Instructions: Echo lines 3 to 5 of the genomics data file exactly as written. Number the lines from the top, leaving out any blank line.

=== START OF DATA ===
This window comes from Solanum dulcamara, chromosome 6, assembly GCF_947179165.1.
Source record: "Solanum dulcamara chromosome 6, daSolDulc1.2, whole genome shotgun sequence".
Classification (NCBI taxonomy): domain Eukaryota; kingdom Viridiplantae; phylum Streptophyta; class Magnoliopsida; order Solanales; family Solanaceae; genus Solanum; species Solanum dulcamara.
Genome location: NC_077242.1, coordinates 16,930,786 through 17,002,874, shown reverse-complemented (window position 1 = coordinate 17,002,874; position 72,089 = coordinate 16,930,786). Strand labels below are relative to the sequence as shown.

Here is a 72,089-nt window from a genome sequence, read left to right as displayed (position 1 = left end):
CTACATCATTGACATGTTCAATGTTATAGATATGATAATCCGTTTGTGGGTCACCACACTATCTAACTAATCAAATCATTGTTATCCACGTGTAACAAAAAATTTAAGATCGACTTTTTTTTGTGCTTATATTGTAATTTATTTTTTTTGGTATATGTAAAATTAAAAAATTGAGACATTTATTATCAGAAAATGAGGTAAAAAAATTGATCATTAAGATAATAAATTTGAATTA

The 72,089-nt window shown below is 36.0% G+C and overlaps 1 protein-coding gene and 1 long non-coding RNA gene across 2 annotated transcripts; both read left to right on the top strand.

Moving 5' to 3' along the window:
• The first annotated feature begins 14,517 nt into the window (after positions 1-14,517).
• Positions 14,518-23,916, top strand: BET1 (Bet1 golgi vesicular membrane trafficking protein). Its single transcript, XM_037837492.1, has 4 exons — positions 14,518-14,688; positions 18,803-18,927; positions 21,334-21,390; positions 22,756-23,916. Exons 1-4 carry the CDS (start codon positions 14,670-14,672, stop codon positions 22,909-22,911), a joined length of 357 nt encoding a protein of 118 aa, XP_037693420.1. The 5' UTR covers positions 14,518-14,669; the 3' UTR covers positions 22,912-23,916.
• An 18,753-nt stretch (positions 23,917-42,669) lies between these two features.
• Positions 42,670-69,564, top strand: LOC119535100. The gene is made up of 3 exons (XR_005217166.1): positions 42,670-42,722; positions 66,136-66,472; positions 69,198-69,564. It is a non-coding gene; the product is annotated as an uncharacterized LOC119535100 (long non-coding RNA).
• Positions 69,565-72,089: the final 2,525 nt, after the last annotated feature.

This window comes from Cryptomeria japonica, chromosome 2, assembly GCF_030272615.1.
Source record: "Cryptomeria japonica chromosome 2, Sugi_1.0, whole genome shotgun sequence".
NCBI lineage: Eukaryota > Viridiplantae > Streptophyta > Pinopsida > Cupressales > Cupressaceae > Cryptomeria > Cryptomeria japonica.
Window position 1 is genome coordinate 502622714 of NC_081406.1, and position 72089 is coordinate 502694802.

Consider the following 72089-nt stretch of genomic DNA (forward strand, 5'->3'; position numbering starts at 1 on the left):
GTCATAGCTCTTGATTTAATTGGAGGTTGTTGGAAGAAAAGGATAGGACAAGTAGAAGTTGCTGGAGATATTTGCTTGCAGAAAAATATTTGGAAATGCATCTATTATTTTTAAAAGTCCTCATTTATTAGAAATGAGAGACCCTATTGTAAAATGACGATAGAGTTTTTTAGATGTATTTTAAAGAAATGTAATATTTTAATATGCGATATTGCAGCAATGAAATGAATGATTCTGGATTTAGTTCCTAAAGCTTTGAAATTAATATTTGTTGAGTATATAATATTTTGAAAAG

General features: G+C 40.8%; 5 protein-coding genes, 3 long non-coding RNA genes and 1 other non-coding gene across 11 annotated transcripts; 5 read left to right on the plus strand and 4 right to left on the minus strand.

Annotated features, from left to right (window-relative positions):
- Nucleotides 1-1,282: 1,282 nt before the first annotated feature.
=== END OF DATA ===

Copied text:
Classification (NCBI taxonomy): domain Eukaryota; kingdom Viridiplantae; phylum Streptophyta; class Magnoliopsida; order Solanales; family Solanaceae; genus Solanum; species Solanum dulcamara.
Genome location: NC_077242.1, coordinates 16,930,786 through 17,002,874, shown reverse-complemented (window position 1 = coordinate 17,002,874; position 72,089 = coordinate 16,930,786). Strand labels below are relative to the sequence as shown.

Here is a 72,089-nt window from a genome sequence, read left to right as displayed (position 1 = left end):